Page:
Want to curb the global sex-trade industry? Catch a movie

Does mainstream America realize the massiveness of the international human-trafficking industry? (Does anyone, aside from those directly involved?) It’s a $42.5 billion business in South...

Does mainstream America realize the massiveness of the international human-trafficking industry? (Does anyone, aside from those directly involved?) It’s a $42.5 billion business in South Asia alone, according to US State Department estimates. And of the millions of people – mostly women and minors -- smuggled or tricked into slavery each year, almost 20,000 end up in the US.

It sounds like a movie – and it is: This morning, nonprofit Shared Hope International released Demand, a new documentary examining the sex-trafficking and tourism marketplace, and calling for its annihilation.

But what may generate a truly unprecedented wave of exposure for this human-rights travesty are the fictionalized, trafficking-themed thrillers that are opening in movie theaters this month.

High on the must-see-if-you-can-stomach-it list is director David Cronenberg’s Eastern Promises. Central to its violent and twisted plot is a Russian crime ring with a knack for transforming Eastern European adolescents into drug-addled prostitutes.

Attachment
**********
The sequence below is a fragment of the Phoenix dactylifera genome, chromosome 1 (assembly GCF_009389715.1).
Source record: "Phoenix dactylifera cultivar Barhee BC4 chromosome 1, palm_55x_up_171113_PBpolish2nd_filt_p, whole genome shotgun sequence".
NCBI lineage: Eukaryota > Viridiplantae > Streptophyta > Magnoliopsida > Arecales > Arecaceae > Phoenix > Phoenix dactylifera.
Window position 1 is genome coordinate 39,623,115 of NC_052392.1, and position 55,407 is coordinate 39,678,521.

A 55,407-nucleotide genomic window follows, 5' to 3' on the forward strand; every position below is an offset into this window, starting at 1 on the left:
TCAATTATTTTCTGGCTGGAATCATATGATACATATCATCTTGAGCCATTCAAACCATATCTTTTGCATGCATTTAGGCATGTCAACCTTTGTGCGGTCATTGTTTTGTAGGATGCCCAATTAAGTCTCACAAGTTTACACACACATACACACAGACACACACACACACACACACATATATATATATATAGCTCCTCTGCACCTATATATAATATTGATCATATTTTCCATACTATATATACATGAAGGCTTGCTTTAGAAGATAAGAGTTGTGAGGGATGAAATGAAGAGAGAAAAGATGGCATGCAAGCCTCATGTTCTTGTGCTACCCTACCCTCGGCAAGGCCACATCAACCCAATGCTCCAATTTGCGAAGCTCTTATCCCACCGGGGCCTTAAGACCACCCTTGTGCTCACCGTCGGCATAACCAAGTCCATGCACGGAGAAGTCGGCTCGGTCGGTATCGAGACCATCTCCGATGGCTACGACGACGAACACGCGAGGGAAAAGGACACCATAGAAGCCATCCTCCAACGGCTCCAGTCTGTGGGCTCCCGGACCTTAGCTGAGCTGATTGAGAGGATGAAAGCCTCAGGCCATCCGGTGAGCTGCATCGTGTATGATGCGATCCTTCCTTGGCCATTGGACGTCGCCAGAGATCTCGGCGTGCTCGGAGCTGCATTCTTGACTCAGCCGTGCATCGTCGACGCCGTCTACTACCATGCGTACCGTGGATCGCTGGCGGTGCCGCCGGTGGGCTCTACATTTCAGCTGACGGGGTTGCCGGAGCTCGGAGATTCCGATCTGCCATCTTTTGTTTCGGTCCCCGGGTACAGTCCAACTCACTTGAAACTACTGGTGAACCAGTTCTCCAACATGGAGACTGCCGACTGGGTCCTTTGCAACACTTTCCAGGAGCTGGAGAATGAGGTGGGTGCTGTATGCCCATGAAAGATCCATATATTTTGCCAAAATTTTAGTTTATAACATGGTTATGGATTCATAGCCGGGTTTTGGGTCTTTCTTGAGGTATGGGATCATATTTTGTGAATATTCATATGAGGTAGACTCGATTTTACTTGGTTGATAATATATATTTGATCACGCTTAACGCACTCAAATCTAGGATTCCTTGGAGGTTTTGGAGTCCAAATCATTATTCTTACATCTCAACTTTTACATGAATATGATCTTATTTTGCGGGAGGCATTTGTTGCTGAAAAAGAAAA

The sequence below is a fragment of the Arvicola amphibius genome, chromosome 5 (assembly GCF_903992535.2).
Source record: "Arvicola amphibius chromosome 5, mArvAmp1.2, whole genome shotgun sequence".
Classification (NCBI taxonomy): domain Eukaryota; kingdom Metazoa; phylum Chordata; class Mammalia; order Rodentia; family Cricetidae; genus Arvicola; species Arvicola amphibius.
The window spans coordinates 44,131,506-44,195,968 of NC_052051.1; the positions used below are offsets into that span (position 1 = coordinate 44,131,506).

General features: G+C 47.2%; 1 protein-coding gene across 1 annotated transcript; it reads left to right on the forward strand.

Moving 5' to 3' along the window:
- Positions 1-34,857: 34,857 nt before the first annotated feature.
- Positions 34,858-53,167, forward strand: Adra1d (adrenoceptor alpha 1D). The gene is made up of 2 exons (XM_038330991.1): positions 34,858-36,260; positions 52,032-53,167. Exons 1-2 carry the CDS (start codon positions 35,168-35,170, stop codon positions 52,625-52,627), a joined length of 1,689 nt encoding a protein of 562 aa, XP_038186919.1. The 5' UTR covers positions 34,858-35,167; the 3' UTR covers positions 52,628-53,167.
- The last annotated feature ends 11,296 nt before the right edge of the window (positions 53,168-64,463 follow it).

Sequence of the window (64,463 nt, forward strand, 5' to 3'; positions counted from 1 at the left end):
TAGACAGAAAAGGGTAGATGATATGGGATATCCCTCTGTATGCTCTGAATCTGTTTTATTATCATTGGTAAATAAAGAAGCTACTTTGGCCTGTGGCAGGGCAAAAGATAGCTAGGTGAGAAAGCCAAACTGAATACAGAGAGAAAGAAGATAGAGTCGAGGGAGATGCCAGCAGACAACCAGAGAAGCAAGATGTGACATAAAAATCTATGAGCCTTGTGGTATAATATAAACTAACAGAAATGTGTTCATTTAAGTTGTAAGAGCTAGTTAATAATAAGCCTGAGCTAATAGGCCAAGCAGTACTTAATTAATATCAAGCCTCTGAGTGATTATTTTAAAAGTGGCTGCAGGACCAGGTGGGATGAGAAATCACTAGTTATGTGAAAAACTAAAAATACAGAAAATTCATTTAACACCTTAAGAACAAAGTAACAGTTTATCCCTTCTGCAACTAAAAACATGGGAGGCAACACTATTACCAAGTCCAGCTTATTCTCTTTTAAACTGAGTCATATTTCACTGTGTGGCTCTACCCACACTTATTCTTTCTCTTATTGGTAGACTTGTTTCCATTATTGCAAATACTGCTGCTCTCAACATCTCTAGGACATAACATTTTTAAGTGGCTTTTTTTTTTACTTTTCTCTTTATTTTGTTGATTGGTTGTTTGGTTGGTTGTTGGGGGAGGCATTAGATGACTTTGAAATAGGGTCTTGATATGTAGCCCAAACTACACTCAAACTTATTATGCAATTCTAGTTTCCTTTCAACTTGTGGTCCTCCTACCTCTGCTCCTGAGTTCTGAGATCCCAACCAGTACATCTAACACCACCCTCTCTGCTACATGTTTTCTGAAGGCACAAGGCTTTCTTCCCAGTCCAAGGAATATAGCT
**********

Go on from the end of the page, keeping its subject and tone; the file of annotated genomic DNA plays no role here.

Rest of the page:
Also out this month, Trade stars Kevin Kline as a cop who must find a young Mexican girl snatched by an underground sex-trafficking network – before she’s auctioned off to the highest bidder. Though the movie is intended to entertain, its Web site includes detailed human-trafficking information, and links to organizations involved in exposing the global sex-slave industry.

If that’s not enough, there are others: Last Seen at Angkor, in which an already off-kilter tourist explores Cambodia's human-trafficking trade in search of his fiance, came out on DVD in July. And Lifetime’s excellent 2005 mini-series, Human Trafficking, just happens to be re-airing this weekend (Saturday, Sept. 15 at 3pm).

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